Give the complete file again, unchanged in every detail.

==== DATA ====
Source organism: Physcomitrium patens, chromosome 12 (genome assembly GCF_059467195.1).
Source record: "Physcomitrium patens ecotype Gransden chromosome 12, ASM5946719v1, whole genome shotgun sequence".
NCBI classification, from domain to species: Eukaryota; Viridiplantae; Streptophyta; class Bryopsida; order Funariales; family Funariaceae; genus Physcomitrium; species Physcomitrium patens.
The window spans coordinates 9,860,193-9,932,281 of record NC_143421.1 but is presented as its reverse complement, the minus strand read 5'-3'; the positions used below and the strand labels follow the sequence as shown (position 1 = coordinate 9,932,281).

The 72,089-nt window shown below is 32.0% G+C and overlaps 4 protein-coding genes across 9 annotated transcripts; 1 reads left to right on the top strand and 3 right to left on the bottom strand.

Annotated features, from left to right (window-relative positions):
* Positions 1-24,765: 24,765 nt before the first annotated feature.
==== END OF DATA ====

Source organism: Physcomitrium patens, chromosome 12 (genome assembly GCF_059467195.1).
Source record: "Physcomitrium patens ecotype Gransden chromosome 12, ASM5946719v1, whole genome shotgun sequence".
NCBI classification, from domain to species: Eukaryota; Viridiplantae; Streptophyta; class Bryopsida; order Funariales; family Funariaceae; genus Physcomitrium; species Physcomitrium patens.
The window spans coordinates 9,860,193-9,932,281 of record NC_143421.1 but is presented as its reverse complement, the minus strand read 5'-3'; the positions used below and the strand labels follow the sequence as shown (position 1 = coordinate 9,932,281).

The 72,089-nt window shown below is 32.0% G+C and overlaps 4 protein-coding genes across 9 annotated transcripts; 1 reads left to right on the top strand and 3 right to left on the bottom strand.

Annotated features, from left to right (window-relative positions):
* Positions 1-24,765: 24,765 nt before the first annotated feature.